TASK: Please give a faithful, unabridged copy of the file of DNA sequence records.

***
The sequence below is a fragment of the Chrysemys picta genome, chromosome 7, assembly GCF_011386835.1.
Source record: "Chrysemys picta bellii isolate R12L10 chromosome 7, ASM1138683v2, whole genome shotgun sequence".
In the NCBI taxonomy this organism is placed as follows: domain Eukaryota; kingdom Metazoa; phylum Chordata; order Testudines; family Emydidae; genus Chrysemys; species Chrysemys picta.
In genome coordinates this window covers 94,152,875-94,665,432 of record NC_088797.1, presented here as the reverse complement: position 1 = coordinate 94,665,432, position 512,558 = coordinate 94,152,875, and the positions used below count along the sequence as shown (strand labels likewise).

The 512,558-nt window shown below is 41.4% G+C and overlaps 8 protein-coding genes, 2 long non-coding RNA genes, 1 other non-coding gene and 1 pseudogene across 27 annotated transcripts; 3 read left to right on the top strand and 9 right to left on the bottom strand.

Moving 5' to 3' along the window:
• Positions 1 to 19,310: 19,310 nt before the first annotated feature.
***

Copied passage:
The sequence below is a fragment of the Chrysemys picta genome, chromosome 7, assembly GCF_011386835.1.
Source record: "Chrysemys picta bellii isolate R12L10 chromosome 7, ASM1138683v2, whole genome shotgun sequence".
In the NCBI taxonomy this organism is placed as follows: domain Eukaryota; kingdom Metazoa; phylum Chordata; order Testudines; family Emydidae; genus Chrysemys; species Chrysemys picta.
In genome coordinates this window covers 94,152,875-94,665,432 of record NC_088797.1, presented here as the reverse complement: position 1 = coordinate 94,665,432, position 512,558 = coordinate 94,152,875, and the positions used below count along the sequence as shown (strand labels likewise).

The 512,558-nt window shown below is 41.4% G+C and overlaps 8 protein-coding genes, 2 long non-coding RNA genes, 1 other non-coding gene and 1 pseudogene across 27 annotated transcripts; 3 read left to right on the top strand and 9 right to left on the bottom strand.

Moving 5' to 3' along the window:
• Positions 1 to 19,310: 19,310 nt before the first annotated feature.